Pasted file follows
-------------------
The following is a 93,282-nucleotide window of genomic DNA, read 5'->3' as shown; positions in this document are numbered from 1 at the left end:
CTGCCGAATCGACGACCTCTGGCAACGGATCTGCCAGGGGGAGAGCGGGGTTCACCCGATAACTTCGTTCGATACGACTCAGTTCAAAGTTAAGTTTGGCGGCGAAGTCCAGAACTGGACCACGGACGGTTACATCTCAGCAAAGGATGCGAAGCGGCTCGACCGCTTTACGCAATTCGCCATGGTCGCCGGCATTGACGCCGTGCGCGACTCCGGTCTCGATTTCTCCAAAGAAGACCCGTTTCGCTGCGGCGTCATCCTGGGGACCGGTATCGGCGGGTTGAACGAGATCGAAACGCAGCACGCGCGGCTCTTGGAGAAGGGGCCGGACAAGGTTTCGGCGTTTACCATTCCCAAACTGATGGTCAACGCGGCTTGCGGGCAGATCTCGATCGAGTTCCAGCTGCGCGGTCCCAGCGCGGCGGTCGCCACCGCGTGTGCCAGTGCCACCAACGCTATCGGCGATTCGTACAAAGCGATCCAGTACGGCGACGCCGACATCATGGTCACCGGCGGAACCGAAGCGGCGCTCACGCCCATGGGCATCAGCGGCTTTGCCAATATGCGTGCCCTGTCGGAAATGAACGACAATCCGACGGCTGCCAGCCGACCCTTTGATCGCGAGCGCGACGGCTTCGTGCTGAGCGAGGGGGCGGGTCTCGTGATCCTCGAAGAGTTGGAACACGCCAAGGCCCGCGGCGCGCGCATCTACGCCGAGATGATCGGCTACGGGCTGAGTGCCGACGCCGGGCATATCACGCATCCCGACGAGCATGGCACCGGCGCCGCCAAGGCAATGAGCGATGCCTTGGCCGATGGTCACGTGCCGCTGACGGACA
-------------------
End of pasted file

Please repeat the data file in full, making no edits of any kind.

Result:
The following is a 93,282-nucleotide window of genomic DNA, read 5'->3' as shown; positions in this document are numbered from 1 at the left end:
CTGCCGAATCGACGACCTCTGGCAACGGATCTGCCAGGGGGAGAGCGGGGTTCACCCGATAACTTCGTTCGATACGACTCAGTTCAAAGTTAAGTTTGGCGGCGAAGTCCAGAACTGGACCACGGACGGTTACATCTCAGCAAAGGATGCGAAGCGGCTCGACCGCTTTACGCAATTCGCCATGGTCGCCGGCATTGACGCCGTGCGCGACTCCGGTCTCGATTTCTCCAAAGAAGACCCGTTTCGCTGCGGCGTCATCCTGGGGACCGGTATCGGCGGGTTGAACGAGATCGAAACGCAGCACGCGCGGCTCTTGGAGAAGGGGCCGGACAAGGTTTCGGCGTTTACCATTCCCAAACTGATGGTCAACGCGGCTTGCGGGCAGATCTCGATCGAGTTCCAGCTGCGCGGTCCCAGCGCGGCGGTCGCCACCGCGTGTGCCAGTGCCACCAACGCTATCGGCGATTCGTACAAAGCGATCCAGTACGGCGACGCCGACATCATGGTCACCGGCGGAACCGAAGCGGCGCTCACGCCCATGGGCATCAGCGGCTTTGCCAATATGCGTGCCCTGTCGGAAATGAACGACAATCCGACGGCTGCCAGCCGACCCTTTGATCGCGAGCGCGACGGCTTCGTGCTGAGCGAGGGGGCGGGTCTCGTGATCCTCGAAGAGTTGGAACACGCCAAGGCCCGCGGCGCGCGCATCTACGCCGAGATGATCGGCTACGGGCTGAGTGCCGACGCCGGGCATATCACGCATCCCGACGAGCATGGCACCGGCGCCGCCAAGGCAATGAGCGATGCCTTGGCCGATGGTCACGTGCCGCTGACGGACA